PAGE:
David Horovitz
The Jerusalem Post (Opinion)
November 12, 2010 - 1:00am

With this week’s new public American- Israeli argument over building plans in Jewish neighborhoods of east Jerusalem, the “peace process” has truly descended beyond tragedy and into bankrupt farce.

All three sides are following what have become predictable behavior patterns, too often insensitive to each other’s needs. But if that is sadly unsurprising in the cases of Israel and the Palestinians, the two protagonists who have been locked in conflict for so long, it is remarkable and hugely counterproductive in the case of the United States, the third party that is supposed to be mediating the differences rather than exacerbating them.

The fact is that Israel and the United States have long formally disagreed about the legitimacy of the entire settlement enterprise, and even about construction in Jewish neighborhoods on east Jerusalem territory captured in the 1967 war, where Israel claims full sovereignty.

Where the Obama administration has differed from many of its predecessors is in making this area of disagreement so publicly central to peace efforts. And in so doing, it has serially derailed the very efforts it is ostensibly seeking to encourage.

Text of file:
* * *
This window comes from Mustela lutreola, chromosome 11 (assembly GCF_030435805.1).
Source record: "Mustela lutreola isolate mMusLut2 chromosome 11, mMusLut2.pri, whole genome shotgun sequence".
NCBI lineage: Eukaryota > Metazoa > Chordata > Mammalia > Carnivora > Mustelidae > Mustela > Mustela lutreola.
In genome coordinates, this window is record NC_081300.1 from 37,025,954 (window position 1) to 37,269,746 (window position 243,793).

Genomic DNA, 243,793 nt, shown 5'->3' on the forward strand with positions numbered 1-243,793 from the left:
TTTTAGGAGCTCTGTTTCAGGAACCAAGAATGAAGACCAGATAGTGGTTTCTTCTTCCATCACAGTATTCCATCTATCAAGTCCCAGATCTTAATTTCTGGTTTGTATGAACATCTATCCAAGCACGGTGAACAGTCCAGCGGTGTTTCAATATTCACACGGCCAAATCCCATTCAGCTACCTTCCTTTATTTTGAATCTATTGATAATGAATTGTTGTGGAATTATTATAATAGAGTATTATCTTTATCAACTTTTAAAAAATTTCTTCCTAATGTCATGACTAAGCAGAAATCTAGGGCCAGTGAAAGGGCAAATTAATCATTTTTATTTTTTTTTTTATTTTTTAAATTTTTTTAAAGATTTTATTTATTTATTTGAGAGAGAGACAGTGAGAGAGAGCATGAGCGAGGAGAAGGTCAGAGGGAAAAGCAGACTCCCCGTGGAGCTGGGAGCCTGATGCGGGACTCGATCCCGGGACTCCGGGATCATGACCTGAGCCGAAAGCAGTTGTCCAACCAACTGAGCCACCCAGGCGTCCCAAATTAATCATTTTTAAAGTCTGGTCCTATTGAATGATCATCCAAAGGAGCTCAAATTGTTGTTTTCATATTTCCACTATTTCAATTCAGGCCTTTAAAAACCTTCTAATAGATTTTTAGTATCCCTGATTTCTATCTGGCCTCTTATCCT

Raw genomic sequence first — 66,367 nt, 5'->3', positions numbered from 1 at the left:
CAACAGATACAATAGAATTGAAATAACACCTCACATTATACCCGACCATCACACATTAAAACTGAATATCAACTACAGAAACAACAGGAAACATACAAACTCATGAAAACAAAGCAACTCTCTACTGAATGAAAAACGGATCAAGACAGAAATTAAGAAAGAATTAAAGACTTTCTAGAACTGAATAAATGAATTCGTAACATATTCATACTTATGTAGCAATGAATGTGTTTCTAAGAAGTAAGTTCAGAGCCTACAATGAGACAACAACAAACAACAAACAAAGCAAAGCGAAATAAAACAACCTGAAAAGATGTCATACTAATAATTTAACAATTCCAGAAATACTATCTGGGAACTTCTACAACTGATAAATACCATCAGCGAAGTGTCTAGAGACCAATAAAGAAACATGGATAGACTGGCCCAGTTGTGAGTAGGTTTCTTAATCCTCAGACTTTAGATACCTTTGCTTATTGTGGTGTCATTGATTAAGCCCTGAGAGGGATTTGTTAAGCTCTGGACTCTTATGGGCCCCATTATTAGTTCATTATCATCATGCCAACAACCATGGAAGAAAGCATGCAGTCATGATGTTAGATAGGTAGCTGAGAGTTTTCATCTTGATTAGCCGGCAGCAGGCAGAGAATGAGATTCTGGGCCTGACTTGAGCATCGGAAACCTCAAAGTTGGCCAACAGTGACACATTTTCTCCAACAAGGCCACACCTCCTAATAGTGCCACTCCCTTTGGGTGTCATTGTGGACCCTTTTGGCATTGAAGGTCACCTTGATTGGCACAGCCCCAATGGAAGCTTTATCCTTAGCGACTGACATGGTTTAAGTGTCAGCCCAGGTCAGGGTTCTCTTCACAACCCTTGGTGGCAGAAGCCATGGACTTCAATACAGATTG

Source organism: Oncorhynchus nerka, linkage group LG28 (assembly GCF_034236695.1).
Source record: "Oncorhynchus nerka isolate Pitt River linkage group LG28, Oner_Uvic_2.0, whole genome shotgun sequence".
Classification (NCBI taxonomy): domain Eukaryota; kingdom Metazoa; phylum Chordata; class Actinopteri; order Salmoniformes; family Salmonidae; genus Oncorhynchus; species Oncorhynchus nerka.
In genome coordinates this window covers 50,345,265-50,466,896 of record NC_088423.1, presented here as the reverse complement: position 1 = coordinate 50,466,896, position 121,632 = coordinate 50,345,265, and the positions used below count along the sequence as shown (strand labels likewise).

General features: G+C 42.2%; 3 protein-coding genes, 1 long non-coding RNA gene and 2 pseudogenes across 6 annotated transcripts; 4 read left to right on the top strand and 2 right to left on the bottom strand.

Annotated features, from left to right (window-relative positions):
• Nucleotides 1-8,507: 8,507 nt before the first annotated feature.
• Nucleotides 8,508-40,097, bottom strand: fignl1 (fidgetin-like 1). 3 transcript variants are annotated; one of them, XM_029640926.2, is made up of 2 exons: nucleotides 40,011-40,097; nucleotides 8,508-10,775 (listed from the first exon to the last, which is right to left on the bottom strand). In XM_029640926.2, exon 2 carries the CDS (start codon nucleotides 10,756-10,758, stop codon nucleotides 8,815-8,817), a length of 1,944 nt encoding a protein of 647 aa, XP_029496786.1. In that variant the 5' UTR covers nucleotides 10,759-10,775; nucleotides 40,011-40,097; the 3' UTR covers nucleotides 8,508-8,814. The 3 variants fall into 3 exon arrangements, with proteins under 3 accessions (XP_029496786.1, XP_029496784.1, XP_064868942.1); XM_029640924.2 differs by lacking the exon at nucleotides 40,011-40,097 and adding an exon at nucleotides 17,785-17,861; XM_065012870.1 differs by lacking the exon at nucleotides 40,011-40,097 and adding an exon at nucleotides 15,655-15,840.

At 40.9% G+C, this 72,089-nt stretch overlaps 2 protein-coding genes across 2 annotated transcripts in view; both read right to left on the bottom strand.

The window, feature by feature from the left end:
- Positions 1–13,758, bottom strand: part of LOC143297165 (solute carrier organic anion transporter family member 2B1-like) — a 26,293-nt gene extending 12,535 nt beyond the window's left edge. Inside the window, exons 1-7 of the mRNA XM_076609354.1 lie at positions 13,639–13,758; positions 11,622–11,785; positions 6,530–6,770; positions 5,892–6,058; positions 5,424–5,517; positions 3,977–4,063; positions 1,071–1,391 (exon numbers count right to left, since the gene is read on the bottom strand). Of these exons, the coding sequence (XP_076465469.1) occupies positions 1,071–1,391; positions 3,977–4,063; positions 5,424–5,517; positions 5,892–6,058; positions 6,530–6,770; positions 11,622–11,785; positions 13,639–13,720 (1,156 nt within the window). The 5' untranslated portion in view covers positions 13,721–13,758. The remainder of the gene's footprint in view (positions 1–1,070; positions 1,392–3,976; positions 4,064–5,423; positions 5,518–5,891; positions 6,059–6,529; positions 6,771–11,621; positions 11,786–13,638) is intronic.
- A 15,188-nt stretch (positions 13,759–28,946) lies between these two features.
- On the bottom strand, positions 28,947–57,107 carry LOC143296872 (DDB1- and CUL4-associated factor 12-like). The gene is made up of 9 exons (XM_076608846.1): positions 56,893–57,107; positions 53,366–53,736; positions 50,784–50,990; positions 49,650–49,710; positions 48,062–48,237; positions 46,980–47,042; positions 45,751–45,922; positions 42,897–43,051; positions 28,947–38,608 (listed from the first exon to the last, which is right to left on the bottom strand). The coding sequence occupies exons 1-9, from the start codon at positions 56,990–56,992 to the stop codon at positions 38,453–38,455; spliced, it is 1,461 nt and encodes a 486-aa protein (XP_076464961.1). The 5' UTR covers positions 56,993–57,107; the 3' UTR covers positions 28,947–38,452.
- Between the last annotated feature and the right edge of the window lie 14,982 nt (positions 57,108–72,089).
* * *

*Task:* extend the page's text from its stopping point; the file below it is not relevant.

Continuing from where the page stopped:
BY DEMOLISHING the entire settlement enterprise in Gaza, and by proposing a series of peace agreements that would require the dismantling of the vast majority of West Bank settlements, successive Israeli governments have made plain a readiness to sanction acutely wrenching concessions – giving up central areas of the biblical Land of Israel, and forcing large numbers of Israelis out of their homes – in the cause of a viable, permanent accord.

Meanwhile, by negotiating with Israel over the years, even as building not just in east Jerusalem but across the West Bank continued, the Palestinian leadership was essentially accepting that construction would quietly go on at a relatively low level until an accord was reached – that no Israeli government was going to initiate a bitter confrontation with the potentially affected settlers before the painful deal was done, and that the eventual signature of such an accord would resolve the final status and disposition of the disputed territory.

In repeatedly urging Israel to halt all building over the pre-1967 lines, including in east Jerusalem, however, President Barack Obama and his administration shattered that pragmatic framework.

Ramat Shlomo, the last Jerusalem neighborhood where the announcement of new building plans caused a Netanyahu-Obama flare up, had quietly become home to thousands upon thousands of Israeli Jews before it became a headline issue last March, and was ratcheted up into a full blown crisis when the administration most deliberately flayed Israel publicly over it. As with the neighborhoods of Pisgat Ze’ev and Har Homa, the focus of this week’s row, it is an area that Mahmoud Abbas can never seriously have contemplated would come under the sovereignty of a future Palestine.